Last updateThu, 01 Aug 2013 4pm

Back You are here: Home News Yacht Racing News CLIPPER 11-12 RACE 1: SOUTHAMPTON TO MADEIRA DAY 6


* Fleet braces for strong headwinds as they round Cape Finisterre
* Visit Finland maintains narrow lead
* Geraldton Western Australia and De Lage Landen in tacking duel

If you take a look at the race viewer on you will see Edinburgh Inspiring Capital out to the north west of the rest of the fleet. Two days ago they missed the tidal gate rounding Ushant on the western tip of Brittany which separated them from the pack. In cases like this, following the pack is rarely going to bring a positive result so you might as well try something different. That is exactly what Gordon Reid and his crew on board Edinburgh Inspiring Capital are doing - and it might just pay off for them.

Later this afternoon the next depression (area of low pressure) is due to hit Cape Finisterre and the whole fleet will experience strong headwinds as they round the north west tip of Spain. This is the kind of weather the Bay of Biscay is famed for.

Visit Finland's navigator, Tomi Lintonen, who is taking a break from his every day job as a research director to compete on Leg 1 of Clipper 11-12, reports this morning, "The Bay of Biscay showed its teeth again. Although the winds were generally in the 20 knot range the seas were rather uncomfortable and many in our crew were affected by motion sickness. The night saw the wind veering and becoming more moderate, almost dying in the early hours. All is looking well and everyone is keen on passing Cape Finisterre."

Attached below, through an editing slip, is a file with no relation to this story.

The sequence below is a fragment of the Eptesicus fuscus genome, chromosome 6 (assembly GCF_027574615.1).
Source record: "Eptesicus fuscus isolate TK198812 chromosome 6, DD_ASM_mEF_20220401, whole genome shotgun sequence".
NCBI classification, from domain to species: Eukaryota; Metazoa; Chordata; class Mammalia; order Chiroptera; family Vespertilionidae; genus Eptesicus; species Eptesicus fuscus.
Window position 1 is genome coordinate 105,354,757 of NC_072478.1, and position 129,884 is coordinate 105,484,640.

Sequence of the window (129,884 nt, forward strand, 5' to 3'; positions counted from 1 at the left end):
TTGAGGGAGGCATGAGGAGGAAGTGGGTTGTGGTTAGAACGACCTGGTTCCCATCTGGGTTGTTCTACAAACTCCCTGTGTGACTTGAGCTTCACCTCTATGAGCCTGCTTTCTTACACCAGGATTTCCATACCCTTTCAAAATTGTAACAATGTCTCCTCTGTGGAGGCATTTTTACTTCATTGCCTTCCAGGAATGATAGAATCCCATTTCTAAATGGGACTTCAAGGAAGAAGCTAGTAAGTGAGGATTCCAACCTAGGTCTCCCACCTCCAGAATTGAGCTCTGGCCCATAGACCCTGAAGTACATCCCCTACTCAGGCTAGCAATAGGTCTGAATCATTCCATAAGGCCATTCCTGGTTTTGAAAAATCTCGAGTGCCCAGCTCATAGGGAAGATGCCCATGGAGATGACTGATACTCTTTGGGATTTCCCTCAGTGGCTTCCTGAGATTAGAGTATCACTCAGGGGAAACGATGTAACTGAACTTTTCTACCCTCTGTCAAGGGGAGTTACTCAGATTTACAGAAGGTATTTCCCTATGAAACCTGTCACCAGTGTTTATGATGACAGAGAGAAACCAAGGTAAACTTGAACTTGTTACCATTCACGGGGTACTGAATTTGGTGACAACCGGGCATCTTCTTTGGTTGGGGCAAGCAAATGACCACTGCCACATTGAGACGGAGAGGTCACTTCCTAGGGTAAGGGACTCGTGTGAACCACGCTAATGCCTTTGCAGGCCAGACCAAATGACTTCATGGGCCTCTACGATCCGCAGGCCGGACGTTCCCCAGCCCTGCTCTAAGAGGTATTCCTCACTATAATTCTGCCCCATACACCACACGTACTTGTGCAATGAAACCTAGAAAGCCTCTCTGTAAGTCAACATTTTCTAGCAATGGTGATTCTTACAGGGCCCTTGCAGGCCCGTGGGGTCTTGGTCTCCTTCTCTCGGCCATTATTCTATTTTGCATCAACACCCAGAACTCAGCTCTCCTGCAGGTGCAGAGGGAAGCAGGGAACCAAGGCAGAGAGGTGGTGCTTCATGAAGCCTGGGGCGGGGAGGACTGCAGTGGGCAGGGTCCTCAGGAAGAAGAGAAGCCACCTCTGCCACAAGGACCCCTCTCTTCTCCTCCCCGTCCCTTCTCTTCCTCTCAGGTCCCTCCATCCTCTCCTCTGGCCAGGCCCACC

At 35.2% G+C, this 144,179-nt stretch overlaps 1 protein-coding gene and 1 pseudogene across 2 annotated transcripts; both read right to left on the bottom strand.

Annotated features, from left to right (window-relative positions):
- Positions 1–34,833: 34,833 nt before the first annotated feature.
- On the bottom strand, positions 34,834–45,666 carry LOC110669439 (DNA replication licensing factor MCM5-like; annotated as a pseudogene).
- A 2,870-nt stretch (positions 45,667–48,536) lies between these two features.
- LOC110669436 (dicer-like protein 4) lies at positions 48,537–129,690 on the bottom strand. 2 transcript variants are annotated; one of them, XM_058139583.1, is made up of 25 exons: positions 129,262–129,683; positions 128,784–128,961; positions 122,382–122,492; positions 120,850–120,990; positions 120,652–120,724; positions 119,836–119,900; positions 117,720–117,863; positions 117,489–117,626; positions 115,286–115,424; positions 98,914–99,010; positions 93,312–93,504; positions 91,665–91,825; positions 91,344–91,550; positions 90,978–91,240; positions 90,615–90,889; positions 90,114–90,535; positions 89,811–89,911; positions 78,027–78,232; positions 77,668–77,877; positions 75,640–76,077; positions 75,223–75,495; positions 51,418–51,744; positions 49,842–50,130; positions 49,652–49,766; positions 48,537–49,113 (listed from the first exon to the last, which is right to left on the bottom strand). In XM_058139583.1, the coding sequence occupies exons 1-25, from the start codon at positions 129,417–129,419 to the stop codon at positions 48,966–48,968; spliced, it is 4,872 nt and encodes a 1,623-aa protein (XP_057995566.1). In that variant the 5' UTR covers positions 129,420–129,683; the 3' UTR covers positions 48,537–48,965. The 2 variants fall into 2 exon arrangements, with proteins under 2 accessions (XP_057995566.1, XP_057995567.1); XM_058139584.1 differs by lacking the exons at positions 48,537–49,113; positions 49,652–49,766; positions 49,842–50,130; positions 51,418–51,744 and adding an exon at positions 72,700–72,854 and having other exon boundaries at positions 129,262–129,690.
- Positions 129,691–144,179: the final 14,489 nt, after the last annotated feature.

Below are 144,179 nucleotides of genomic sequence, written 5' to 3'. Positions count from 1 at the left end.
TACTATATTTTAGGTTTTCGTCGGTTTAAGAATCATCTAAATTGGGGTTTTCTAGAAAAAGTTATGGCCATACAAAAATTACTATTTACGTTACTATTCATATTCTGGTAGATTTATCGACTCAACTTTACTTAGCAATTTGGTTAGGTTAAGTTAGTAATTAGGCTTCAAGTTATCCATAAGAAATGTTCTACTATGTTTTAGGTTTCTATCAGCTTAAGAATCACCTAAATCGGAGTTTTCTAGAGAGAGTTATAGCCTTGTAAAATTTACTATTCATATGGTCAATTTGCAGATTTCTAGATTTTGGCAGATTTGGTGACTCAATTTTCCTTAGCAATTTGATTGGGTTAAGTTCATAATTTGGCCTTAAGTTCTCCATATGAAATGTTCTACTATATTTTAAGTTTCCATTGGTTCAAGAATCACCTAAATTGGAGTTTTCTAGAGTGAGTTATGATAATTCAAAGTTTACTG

Winds of up to 25 knots will last for about 24 hours before dropping to between 10 and 15 knots and moving round to blow from the north. That wind shift will allow the yachts to make a more direct and fast route to Madeira.

Visit Finland is maintaining her narrow lead over the rest of the fleet - just one mile ahead of New York and seven ahead of Gold Coast Australia at the 0600UTC position report. But the weather is bringing its own frustrations for Richard Hewson, Gold Coast Australia's skipper.

"Becalmed again!" he told the Race Office this morning. "It seems this leg has a lot of wind holes in it! Once again we are becalmed in an area where there is generally a lot of wind... We were hoping to round Cape Finisterre shortly after midnight, as we flew south under heavy weight spinnaker and full mainsail.  Tactics seemed good and it looked like we were just going to be able to sail around the other boats. Everybody was very excited as we screamed downwind at over 10 knots.  Unfortunately the wind has now completely died and, after a succession of sail changes, Gold Coast Australia is left chasing clouds with false promises.  Even the darkest clouds that look like a massive front have little to offer.  Hopefully our westerly position will benefit us in the hours to come."

Derry-Londonderry's skipper, Mark Light, reports the wind had died away for his team as well. "We are rounding Cape Finisterre and the wind is veering to the north west and easing - good for the angle of living down below but not so good because we are very competitive upwind and have had a very good run through Biscay," he says.

"Life on board is good as everybody settles into the daily routines that have to be in place for a life at sea: bilge checks, deck checks, engine checks, checks for chafe, generator checks, constantly checking sail trim, water maker checks, always checking the race course and the positions of the rest of the fleet, etc.  And all this has to be done without forgetting the skipper's breakfast and coffee in bed at 0700! The last bit is wishful thinking but my crew would do it - they are fantastic and have put in so much effort. It all looks good for the rest of our campaign together - we have a very happy ship!"

Singapore is still maintaining the pressure on the leading trio. Hold on to your stomach while skipper, Ben Bowley, explains what it's like to cross the Bay of Biscay on board a bucking, 68-foot ocean racing yacht.